It's always nice to get out and about and visit other folk's towns and last Friday hubby and I did just that. A forty mile car journey eastwards took us to the pretty Yorkshire town of Settle.
It's an ancient market town nestling at the foothills of the Pennines.
Settle has a wonderful mix of limestone buildings dating back over many centuries.
The town hall dates from the 19th century
The Folly (large building on the left) was built by a wealthy merchant in 1679. Last time I visited Settle it was a splendid antique shop but is now a museum.
I love all things Georgian and could just imagine myself living in this pretty house that was built over 200 years ago.
Over the years I've made a small collection of Georgian silver. Nothing very fancy or expensive. These teaspoons date from 1740.
The owners of the spoons in Georgian times had their initials engraved on the end of each handle. The letter 'C' represents the surname and the 'R' and 'I' the initials of husband and wife.
We bought the spoons from a wonderful antique shop in Settle with the equally wonderful name of 'Mary Milnthorpe and Daughters'.
I was so thrilled to find such a lovely shop that I even kept the little bag that the spoons were wrapped in. There is a picture of the shop on the front of the bag.
And so hubby and I couldn't wait to call at this little shop again .......and here it is.
But much to our dismay we found the windows that were once so full of sparking silver and gold were now completely empty. Apparently the shop closed last year after being run by the same family for 120 years. I'm sure it will be very sadly missed by all who knew it.
Back in the car we journeyed across the beautiful Yorkshire Dales.
If you are familiar with 'All Creatures Great and Small', the TV programme about the Yorkshire vet James Herriot, then you'll probably be familiar with this lovely Yorkshire landscape.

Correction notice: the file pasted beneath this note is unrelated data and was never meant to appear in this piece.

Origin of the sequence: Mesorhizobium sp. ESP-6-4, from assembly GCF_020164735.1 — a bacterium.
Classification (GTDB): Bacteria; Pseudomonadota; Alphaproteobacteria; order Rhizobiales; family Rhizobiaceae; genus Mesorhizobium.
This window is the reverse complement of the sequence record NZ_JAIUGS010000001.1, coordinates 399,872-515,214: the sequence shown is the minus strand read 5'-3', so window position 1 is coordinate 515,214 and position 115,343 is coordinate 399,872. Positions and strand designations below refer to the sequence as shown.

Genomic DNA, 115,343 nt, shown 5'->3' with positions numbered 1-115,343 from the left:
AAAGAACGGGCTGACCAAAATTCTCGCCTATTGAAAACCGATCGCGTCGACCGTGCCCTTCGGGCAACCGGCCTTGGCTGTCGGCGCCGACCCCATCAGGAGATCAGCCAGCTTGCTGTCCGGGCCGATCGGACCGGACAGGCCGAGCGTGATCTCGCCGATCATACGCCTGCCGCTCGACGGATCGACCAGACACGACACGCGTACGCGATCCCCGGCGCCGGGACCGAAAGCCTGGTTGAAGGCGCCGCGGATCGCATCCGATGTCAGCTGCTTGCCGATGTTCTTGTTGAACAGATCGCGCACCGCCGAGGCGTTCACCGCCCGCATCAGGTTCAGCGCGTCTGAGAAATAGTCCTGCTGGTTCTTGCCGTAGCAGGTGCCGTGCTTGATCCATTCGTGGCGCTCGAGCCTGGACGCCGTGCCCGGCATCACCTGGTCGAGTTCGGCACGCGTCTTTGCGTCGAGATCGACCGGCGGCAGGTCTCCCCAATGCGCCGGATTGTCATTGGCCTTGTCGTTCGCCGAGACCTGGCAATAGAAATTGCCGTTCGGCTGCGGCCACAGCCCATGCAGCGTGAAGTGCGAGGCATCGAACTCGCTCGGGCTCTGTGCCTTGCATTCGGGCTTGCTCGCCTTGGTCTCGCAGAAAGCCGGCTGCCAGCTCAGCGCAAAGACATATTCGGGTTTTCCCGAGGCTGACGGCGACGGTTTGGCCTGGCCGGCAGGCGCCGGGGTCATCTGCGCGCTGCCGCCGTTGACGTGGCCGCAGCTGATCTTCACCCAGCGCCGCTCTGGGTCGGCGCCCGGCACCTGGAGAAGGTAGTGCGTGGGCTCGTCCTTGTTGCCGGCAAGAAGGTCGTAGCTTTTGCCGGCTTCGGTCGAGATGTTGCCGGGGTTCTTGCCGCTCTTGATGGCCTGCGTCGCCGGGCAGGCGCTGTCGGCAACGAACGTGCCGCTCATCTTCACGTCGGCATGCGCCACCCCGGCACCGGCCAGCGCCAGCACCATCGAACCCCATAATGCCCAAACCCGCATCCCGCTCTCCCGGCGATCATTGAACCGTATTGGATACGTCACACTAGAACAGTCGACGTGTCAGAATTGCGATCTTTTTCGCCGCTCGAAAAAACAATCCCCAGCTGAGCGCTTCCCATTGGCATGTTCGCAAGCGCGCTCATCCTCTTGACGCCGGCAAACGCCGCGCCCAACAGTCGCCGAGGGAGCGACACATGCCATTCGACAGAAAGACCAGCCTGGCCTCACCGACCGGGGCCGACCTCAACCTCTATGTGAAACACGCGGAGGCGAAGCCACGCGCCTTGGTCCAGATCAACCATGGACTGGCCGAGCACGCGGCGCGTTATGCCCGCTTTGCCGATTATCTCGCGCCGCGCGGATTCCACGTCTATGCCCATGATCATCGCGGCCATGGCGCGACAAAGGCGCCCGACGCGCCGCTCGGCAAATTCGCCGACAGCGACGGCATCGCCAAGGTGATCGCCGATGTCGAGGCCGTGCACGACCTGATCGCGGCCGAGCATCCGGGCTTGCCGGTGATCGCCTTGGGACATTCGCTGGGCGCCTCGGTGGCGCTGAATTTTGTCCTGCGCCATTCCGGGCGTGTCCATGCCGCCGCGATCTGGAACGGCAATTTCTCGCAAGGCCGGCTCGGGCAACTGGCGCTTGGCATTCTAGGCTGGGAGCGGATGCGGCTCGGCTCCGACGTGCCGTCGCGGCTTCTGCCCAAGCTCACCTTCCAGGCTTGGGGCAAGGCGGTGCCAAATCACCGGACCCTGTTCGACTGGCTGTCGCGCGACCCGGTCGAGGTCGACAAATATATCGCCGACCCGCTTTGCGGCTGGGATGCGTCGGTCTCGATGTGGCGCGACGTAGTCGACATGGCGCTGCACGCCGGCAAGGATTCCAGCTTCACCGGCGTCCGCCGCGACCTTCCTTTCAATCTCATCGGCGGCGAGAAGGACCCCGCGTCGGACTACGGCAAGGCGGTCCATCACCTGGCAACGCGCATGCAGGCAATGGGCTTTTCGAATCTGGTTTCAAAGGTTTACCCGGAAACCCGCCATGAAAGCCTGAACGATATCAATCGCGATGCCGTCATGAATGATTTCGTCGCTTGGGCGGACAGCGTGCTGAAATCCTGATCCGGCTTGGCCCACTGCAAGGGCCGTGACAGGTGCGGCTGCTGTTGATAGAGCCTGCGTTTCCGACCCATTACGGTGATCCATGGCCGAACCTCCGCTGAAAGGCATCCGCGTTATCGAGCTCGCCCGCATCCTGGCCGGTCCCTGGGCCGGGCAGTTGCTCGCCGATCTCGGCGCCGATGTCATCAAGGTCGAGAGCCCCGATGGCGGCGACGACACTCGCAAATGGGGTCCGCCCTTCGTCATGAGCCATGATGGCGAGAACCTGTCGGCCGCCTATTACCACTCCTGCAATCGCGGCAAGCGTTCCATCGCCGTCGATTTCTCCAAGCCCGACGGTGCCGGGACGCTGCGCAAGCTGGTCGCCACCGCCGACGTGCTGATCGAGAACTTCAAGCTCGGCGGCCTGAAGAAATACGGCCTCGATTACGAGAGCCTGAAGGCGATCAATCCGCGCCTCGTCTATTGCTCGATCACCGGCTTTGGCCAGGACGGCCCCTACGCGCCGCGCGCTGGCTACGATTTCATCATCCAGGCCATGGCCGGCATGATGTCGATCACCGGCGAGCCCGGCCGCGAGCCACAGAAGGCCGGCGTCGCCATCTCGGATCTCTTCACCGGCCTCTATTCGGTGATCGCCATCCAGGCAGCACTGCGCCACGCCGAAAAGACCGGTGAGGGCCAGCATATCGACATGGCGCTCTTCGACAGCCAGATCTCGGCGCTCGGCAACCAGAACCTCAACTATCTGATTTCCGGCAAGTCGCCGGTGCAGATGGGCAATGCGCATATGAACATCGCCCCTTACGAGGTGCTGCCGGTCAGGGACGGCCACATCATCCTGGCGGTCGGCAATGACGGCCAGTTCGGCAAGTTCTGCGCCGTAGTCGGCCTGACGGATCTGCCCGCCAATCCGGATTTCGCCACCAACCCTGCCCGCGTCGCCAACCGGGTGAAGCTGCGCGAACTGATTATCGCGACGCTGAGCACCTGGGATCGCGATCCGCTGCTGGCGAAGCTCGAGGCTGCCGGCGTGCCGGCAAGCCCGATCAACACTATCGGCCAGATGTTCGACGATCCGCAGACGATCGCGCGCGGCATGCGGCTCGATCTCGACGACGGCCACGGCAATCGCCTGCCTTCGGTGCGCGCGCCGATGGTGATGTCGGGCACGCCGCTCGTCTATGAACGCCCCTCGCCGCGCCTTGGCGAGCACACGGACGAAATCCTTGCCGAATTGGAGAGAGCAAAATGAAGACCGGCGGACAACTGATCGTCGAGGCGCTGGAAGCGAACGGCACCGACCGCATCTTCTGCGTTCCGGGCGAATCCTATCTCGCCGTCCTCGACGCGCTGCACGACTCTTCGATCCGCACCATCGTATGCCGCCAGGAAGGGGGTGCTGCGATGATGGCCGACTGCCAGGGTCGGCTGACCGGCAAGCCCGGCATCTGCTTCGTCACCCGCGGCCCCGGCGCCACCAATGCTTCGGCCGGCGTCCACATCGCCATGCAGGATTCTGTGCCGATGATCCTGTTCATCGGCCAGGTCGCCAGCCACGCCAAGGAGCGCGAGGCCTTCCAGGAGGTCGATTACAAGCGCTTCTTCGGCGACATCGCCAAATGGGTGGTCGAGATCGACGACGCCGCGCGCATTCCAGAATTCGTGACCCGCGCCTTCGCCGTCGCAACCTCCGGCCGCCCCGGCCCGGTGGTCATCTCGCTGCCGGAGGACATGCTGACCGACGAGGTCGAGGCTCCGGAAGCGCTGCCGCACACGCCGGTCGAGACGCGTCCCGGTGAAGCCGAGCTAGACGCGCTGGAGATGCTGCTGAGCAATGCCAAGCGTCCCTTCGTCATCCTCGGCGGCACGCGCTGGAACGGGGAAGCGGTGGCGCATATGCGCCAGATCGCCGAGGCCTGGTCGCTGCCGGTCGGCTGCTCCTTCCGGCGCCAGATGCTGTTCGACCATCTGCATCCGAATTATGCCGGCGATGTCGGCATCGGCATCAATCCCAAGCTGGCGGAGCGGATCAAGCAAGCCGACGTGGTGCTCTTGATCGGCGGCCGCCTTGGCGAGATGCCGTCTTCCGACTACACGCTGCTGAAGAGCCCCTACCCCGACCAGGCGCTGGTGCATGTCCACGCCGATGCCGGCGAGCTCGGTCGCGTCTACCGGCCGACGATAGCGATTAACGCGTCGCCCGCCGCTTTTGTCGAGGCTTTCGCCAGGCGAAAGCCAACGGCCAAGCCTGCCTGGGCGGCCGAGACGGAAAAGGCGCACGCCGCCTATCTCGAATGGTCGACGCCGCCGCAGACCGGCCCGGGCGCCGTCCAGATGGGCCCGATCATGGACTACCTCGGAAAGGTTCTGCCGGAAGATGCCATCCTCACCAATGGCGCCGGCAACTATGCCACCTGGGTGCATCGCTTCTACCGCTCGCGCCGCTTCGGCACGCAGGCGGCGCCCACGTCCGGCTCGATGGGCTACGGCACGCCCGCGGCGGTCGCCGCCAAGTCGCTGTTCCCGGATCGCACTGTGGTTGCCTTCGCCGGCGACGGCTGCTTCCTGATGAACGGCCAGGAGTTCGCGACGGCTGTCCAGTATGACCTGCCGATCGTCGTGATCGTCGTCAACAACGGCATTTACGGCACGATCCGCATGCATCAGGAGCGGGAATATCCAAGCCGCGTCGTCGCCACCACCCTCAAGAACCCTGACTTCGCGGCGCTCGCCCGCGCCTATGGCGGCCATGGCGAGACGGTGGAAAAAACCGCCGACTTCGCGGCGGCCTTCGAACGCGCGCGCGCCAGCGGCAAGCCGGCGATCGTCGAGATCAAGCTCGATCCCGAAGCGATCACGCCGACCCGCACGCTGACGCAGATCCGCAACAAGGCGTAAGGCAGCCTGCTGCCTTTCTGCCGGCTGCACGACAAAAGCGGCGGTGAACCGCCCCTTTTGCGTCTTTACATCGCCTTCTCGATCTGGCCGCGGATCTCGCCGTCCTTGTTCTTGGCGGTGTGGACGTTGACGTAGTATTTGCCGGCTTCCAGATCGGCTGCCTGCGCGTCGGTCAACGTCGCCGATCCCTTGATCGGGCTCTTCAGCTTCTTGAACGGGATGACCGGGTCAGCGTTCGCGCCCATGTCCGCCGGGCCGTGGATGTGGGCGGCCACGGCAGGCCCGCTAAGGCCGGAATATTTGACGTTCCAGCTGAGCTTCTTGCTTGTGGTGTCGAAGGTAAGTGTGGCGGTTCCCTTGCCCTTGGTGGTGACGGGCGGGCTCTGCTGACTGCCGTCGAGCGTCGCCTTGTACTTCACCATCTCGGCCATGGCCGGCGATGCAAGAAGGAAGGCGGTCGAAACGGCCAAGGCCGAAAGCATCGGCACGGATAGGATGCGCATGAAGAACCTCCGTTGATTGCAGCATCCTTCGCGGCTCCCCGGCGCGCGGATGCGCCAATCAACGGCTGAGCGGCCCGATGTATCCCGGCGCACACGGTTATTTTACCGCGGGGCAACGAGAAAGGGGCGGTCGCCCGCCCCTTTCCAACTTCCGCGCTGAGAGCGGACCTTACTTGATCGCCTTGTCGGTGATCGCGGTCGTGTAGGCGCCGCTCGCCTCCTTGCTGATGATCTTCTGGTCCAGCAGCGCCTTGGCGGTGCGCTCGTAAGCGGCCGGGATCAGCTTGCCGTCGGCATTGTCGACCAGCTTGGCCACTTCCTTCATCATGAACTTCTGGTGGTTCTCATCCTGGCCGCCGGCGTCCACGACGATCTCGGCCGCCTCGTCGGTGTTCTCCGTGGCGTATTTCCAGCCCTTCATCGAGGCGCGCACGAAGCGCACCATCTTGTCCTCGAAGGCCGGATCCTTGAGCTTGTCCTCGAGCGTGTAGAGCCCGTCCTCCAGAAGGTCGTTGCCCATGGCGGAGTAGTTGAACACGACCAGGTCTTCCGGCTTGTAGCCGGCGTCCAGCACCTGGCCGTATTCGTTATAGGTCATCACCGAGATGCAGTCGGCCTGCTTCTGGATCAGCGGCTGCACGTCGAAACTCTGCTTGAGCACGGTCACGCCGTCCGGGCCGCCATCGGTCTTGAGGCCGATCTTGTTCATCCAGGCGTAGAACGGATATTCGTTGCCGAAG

Sheep graze happily beside the road ignoring passing cars. But when a car stops and someone tries to take a photograph of the woolly beasts they immediately take fright.
We passed the Ribblehead viaduct which was built in the 1890s to carry trains across the valley. Sadly a great many labourers lost their lives during the building of this massive 24 arch structure.
A few miles further on we reached the small market town of Hawes, home of the world famous Wensleydale cheese.
The railway came to Hawes in 1878 but the arrival of the motor car lead to its eventual closure in 1959. An old engine and carriages now forms a permanent exhibit and the station has become a museum and tourist information centre.
This sort of thing appeals to me! Its a life sized shepherd, collie dog and sheep all carved from wood and positioned on a grassy island in the middle of Hawes with traffic rushing by on all sides. What fun!
There are lots of little shops to enjoy in Hawes but when we saw this little fellow in a shop window advertising Yorkshire Tea we decided it was time to head for home. What an appealing picture he makes.
You might be wondering if I bought anything on my travels last Friday. No prizes for guessing correctly.
I found a small wool shop and purchased three balls of yarn in pretty pastel shades and, needles to say, this little knitted character is now taking shape.
Until next time,